Two years on

Alone in Tokyo, he had to leave his sumptuous three-bed apartment on the embassy grounds. With her source of income gone, other Myanmar residents in Japan offered money to cover her basic needs and rent a cramped studio.

Two years on

The Japanese government has extended Aung Soe Moe’s diplomatic visa so he can stay in Tokyo, but he cannot work and that visa expires in July. The Japanese Foreign Ministry declined to comment on its future status.

“I have suffered a lot but there is nothing worse than losing the future of the people of Myanmar,” he told Reuters.

He volunteers a few days a week doing administrative tasks such as writing social media posts for Myanmar’s National Unity Government – a parallel civilian government set up after the coup.

He fears that the world will forget Myanmar, especially since the war in Ukraine.

“But the people of Myanmar have not given up on the truth,” he said. “We will never give up!”


When the military took over, 23-year-old Han Lay was a model about to enter an international beauty pageant in Thailand.

After protesting with friends, she decided to use her platform to talk about Myanmar. The night before, she couldn’t sleep from excitement and worry, she said.

On stage, she held back tears as she spoke of military violence on a day when more than 140 protesters were killed. The clip went viral.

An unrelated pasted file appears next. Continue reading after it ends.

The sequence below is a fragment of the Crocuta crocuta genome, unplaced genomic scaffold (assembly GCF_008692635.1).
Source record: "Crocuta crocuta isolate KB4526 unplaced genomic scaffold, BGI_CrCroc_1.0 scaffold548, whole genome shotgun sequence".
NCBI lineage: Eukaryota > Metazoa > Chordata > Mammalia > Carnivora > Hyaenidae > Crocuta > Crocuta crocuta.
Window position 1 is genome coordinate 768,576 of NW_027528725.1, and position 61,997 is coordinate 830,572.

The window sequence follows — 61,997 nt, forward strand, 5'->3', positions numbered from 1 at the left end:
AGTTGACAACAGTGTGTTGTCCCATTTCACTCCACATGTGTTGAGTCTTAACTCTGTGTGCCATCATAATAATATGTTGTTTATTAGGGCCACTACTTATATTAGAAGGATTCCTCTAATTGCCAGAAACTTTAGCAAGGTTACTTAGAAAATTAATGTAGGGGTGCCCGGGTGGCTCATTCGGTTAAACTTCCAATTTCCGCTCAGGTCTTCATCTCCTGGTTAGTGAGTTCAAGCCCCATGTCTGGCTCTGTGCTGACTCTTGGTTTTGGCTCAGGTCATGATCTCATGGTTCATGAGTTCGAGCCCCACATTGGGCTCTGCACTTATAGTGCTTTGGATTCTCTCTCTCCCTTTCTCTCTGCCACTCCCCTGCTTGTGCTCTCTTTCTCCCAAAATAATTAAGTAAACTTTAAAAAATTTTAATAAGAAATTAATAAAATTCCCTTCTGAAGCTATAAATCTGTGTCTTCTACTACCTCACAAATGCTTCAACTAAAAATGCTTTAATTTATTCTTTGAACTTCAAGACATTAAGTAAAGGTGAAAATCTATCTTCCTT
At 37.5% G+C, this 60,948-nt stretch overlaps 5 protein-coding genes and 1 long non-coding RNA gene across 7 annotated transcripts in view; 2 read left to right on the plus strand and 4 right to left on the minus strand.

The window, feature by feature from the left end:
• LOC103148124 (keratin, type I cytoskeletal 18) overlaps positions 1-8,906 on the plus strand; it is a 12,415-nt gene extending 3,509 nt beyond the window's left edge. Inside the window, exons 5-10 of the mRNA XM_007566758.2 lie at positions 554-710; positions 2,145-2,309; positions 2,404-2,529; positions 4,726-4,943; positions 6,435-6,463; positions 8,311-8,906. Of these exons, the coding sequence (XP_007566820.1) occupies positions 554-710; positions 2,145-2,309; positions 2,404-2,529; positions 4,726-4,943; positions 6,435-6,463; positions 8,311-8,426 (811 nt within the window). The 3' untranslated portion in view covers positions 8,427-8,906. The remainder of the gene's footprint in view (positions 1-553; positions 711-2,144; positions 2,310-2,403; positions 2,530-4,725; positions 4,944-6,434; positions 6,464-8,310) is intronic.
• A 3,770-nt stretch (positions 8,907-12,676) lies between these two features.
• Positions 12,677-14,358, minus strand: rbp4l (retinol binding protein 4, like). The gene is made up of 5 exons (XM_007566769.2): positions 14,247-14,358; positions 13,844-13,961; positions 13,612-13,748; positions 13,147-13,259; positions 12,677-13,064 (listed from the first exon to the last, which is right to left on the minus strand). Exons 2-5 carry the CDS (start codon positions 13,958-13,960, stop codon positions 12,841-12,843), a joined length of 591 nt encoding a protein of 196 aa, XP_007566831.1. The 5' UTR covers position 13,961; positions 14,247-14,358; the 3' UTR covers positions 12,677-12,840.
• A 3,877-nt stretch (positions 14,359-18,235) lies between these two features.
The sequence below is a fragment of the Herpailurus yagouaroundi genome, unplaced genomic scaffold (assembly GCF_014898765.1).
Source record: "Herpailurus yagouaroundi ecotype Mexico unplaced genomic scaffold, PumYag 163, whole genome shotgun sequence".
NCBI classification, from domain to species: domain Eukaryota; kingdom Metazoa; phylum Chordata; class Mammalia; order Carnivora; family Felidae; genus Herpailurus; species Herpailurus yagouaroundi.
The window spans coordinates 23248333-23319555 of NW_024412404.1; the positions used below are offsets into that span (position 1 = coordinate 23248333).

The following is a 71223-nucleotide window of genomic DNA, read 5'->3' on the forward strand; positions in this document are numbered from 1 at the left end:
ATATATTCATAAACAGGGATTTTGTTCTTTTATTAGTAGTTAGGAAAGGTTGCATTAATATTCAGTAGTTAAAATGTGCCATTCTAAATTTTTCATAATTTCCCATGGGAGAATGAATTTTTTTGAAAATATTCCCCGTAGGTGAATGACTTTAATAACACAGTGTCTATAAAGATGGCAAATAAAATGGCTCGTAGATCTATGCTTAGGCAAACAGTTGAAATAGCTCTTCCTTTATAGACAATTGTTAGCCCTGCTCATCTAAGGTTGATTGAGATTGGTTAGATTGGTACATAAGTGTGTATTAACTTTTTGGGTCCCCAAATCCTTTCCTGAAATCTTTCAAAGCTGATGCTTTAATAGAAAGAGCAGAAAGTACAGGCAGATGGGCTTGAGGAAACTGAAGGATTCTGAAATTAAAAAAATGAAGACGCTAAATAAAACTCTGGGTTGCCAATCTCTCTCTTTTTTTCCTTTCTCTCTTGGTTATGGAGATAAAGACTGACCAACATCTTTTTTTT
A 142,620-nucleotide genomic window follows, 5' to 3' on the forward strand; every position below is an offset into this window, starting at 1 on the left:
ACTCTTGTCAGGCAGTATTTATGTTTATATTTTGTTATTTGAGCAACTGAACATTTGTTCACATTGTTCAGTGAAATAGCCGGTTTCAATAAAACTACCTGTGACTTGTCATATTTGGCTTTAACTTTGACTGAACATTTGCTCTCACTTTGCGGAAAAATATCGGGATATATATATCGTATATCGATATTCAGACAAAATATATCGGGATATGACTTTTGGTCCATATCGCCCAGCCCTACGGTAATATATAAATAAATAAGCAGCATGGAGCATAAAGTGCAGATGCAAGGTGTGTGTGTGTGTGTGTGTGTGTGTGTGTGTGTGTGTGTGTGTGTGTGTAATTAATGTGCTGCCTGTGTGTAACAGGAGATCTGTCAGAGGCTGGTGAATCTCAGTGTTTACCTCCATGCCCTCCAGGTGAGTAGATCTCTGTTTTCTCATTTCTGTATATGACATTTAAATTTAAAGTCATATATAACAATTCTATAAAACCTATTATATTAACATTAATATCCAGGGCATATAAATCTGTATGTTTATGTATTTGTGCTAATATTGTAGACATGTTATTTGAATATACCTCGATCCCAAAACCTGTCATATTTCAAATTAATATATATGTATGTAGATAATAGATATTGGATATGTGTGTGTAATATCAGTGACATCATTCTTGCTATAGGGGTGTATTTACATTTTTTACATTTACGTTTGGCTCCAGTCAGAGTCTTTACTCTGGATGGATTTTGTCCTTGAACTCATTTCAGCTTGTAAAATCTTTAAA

In Myanmar, the army accused her of sedition.

She was held at a Bangkok airport for several days, pleading on social media not to be returned to Myanmar.

Eventually, she flew to Canada and settled in London, Ontario, where she lives with a Canadian Burmese family, refugees from the 1988 democratic uprising also crushed by the military.

She said she felt lonely when she arrived, but she was adjusting.

“I was born in Myanmar, and my family, my friends and my future, everything (is) in Myanmar… I couldn’t have the chance to meet them, I miss them every day,” she said.


A middle school teacher has lived in a Thai border town since fleeing arrest in Myanmar last year.

A slim woman with long black hair, she joined the Civil Disobedience Movement (CDM) that arose after the coup. She asked not to be named, for fear of military reprisals.

“I knew my life would get tough if I joined CDM,” she said. “But if we don’t revolt, it won’t be OK for our future.”

She joined the street protests dressed in her green and white teacher’s uniform and fled the country after the crackdown.

Like many Myanmar refugees in Thailand, she is undocumented and lives in fear of being arrested.

She earns a living by crocheting bags and clothes, earning less than $10 a week and dependent on food donations from the parallel civilian government.

“I’ll be a CDM-er until the end,” she said. “A person has to go through both good times and bad times.

Her green and white uniform is safe in Myanmar, she said, neatly stored, in case she returns.

Reporting by Reuters staff in Asia, John Geddie in Tokyo and Wa Lone in London, Ontario; Written by Poppy McPherson; Edition by Lincoln Feast.

Our standards: The Thomson Reuters Trust Principles.